Directed by: Roger Corman
Written by: Charles B. Griffith
Starring: Antony Carbone, Betsy Jones-Moreland, Robert Towne & Beach Dickerson
Reviewed by: Brett H.
ďIt was dusk. I could tell because the sun was going down.Ē
It is said that legendary filmmaker Orson Welles once commented on Ted Turnerís plot to colorize his landmark film, Citizen Kane, by saying the billionaire should Ēkeep his goddamn Crayolas away from my movieĒ. Unfortunately, all films canít be rosebuds, and drive-in auteur Roger Corman took full advantage of on-the-cheap schlock filmmaking in the late fifties through to the drive-in theatre tragically crumbling to the ground and continuing to this day. Although most well known for bringing lost Paramount gems to DVD, Legend Films also has a fancy for taking old black and white public domain ďtreasuresĒ and spicing them up via an impressive colorization process. Proving you can have your cake and eat it too, Legend also offers the classic black and white presentation for all the purists out there. Although using the term Ďpuristí with a film like Cormanís satirical Creature from the Haunted Sea is, well, baffling.
Sparks Moran (Robert Towne) is also known as Agent XK150, an American spy who is out to foil the plot of three dim witted criminals and their sexy female acquaintance. Itís not going to be easy, the four are ruthless murderers who will stop at nothing to take gold from the Cuban people who are desperate to keep their riches in order to soon rebuild what newfound leader Castro will certainly destroy. In an attempt to swindle the gold for themselves, the cigarette puffing Renzo (Antony Carbone) plans to knock off all the Cuban forces and their General by killing them and blaming it on a sea monster. Plans backfire when bodies inexplicably start piling up and allies become foes when a creature lurking in the depths decides to occasionally come up for a little airÖ and bloodshed.
Creature from the Haunted Sea is cheap, even for Roger Corman. Rather than having just a straightforward drive-in extravaganza, the film spoofs inane crime dramas of the era and brings in the standard hairy cucumber monster for a few cheap pops. Those familiar with only the Poe pictures of Cormanís directorial canon will be stunned at the sub-par quality of the script and the shoddy monster costume, but thereís some fun to be had if you go into the film with a little Attack of the Giant Leeches-type experience under your belt. For what itís worth, the main appeal Iíve always found in the really low budget drive-in films is just letting myself become entranced at the sheer awfulness of the monster costumes they entail. These monstrous garbs are always great for entertainment, if only to ogle the plain badness of trash bags and astro-turf or if youíre lucky, some charming mediocrity. The monster in Creature from the Haunted Sea is a green hodgepodge of cloth and string accompanied by some claws that are strangely similar to Freddyís Krueger gloves. His rubber blades bend incredibly obviously during strangulation scenes, and I must say it suits the silliness and tomfoolery of the film perfectly.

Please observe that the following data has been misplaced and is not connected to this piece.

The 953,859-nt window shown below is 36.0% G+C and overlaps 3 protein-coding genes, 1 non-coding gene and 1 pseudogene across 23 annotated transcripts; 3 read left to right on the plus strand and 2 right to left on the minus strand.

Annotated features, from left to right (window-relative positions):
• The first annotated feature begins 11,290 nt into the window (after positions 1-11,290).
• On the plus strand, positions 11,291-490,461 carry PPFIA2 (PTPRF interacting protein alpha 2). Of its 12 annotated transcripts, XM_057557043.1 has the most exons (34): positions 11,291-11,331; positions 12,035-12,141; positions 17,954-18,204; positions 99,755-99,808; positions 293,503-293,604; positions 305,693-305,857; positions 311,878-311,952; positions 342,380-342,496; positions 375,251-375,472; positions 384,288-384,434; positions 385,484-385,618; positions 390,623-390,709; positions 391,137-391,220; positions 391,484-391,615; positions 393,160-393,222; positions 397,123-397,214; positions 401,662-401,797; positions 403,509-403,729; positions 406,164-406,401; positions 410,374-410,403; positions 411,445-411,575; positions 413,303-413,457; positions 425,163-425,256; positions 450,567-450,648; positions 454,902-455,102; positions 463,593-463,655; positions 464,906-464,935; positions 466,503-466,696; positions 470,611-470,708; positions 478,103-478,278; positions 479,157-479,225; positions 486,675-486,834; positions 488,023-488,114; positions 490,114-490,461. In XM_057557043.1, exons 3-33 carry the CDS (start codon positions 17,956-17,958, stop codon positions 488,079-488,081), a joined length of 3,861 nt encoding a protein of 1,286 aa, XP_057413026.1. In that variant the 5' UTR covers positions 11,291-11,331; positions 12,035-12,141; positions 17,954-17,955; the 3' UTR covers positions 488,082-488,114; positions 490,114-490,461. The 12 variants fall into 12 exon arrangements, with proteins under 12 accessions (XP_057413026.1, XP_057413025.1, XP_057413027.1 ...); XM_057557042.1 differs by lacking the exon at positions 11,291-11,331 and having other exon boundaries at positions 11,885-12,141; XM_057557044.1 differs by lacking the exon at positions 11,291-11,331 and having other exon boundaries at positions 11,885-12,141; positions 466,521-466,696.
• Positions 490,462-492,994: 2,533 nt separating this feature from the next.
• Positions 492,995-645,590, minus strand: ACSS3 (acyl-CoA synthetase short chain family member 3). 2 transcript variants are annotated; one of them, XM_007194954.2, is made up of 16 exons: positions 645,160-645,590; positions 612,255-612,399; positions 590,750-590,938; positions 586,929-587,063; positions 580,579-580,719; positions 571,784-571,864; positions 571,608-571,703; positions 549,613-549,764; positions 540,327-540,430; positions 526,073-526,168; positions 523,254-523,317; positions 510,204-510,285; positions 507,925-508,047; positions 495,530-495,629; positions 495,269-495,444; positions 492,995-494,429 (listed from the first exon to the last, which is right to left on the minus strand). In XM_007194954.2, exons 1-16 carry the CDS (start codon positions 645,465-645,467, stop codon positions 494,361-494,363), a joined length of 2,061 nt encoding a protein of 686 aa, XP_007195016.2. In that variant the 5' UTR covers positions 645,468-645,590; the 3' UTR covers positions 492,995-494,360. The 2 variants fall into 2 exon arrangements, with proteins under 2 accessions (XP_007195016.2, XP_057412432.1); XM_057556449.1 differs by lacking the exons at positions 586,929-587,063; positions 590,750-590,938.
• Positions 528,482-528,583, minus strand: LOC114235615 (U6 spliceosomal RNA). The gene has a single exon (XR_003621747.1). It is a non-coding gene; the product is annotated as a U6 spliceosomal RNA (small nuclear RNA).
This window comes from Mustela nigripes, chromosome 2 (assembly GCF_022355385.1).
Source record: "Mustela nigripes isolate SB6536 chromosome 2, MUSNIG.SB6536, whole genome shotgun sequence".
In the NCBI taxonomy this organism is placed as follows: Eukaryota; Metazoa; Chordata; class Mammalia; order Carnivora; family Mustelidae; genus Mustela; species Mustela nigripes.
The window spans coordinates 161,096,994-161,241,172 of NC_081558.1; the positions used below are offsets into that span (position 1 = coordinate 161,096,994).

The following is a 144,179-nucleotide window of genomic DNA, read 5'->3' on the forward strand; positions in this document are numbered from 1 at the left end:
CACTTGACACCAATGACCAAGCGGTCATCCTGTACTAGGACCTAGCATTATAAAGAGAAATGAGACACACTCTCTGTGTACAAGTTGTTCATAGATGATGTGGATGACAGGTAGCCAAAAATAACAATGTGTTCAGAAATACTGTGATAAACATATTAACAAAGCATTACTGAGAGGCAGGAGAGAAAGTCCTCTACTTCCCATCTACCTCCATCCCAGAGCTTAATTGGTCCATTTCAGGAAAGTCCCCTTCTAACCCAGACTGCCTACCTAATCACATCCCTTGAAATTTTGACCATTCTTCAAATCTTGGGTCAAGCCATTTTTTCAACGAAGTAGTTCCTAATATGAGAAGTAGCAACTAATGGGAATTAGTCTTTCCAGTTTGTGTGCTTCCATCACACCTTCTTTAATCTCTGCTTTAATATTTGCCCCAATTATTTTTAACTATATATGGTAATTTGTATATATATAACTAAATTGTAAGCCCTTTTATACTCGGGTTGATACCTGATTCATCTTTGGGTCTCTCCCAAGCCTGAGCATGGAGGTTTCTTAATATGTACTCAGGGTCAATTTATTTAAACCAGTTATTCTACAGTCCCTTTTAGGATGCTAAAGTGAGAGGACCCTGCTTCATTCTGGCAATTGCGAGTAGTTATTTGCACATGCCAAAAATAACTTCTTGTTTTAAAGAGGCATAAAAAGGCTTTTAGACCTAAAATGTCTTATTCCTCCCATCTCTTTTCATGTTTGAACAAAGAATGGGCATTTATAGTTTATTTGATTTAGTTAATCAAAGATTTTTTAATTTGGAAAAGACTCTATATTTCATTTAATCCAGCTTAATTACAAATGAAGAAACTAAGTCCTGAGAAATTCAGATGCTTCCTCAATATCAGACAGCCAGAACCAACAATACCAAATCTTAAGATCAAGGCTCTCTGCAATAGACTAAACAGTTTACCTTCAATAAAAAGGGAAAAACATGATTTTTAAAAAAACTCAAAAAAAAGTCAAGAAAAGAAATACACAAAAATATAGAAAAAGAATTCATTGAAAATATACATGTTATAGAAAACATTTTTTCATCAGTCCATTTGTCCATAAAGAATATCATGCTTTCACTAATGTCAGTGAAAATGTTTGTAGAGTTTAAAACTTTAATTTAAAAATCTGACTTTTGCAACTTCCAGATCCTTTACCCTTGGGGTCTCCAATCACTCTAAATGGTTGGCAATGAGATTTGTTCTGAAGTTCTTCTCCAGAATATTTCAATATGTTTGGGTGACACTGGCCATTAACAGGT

The goal of Creature from the Haunted Sea is not to scare, but to make you laugh. The problem is the satire only works in small doses and one character in particular is overly annoying due to his love of mimicking the sounds of all sorts of wild animals. Youíll laugh at the film during the first impression (which is spot on, by the way, they used the real sounds of the animals in question), but soon it just wears down on you. The American spy hoping to take down the goons is amusing enough during his imbecilic narrations and there are plenty of quips from the characters that will inspire you to chuckle. But, even at a mere 60 minutes, the film grows old, at least until the cucumber demon from the sea decides to go on the hunt. In all its awfulness, the film still has a slight charm that will please only the most devoted of drive-in fans or a small child. You would never guess the man behind The Pit and the Pendulum, released in the same year, directed this.
As a veteran of public domain DVD releases, Creature from the Haunted Sea (along with the similarly titled Corman production, Beast from the Haunted Cave) has somehow eluded me and I was overjoyed when Legend announced they would be colorizing this dollar-store title. The film isnít atmospheric in the least, and I actually found myself enjoying the colorized version better than the original black and white. A good portion of the flick takes place in the tropics, and itís great to admire the scenery in full color. The disc itself looks pretty good, thereís a bit of grain, age and rare image problems on its full-frame transfer while the audio is mostly distinct. Both the audio and video are by no means crisp, but this is Creature from the Haunted Sea; it doesnít really matter. Rounding out the disc are trailers for other Legend releases, and donít forget, the original black and white presentation is also present. Iíve heard a previous release of Creature was in non-anamorphic widescreen, but again, it doesnít really matter. Itís admirable that Legend would give such a low-regarded film a nice colorized treatment considering that even in color, the film would never attract any modern fans. Iíve been hooked on this drive-in junk ever since I stumbled upon my first Killer Creature Double Feature Madacy disc and Creature from the Haunted Sea didnít completely disappoint in stunning ineptness, but everyone should tread into this Sea with extreme caution. Legend has ended my hunt for Cormanís Creature and I can only hope someday they do the same for that dreaded Beast from the Haunted Cave that I never seem to run across. Lovingly, Trash it!
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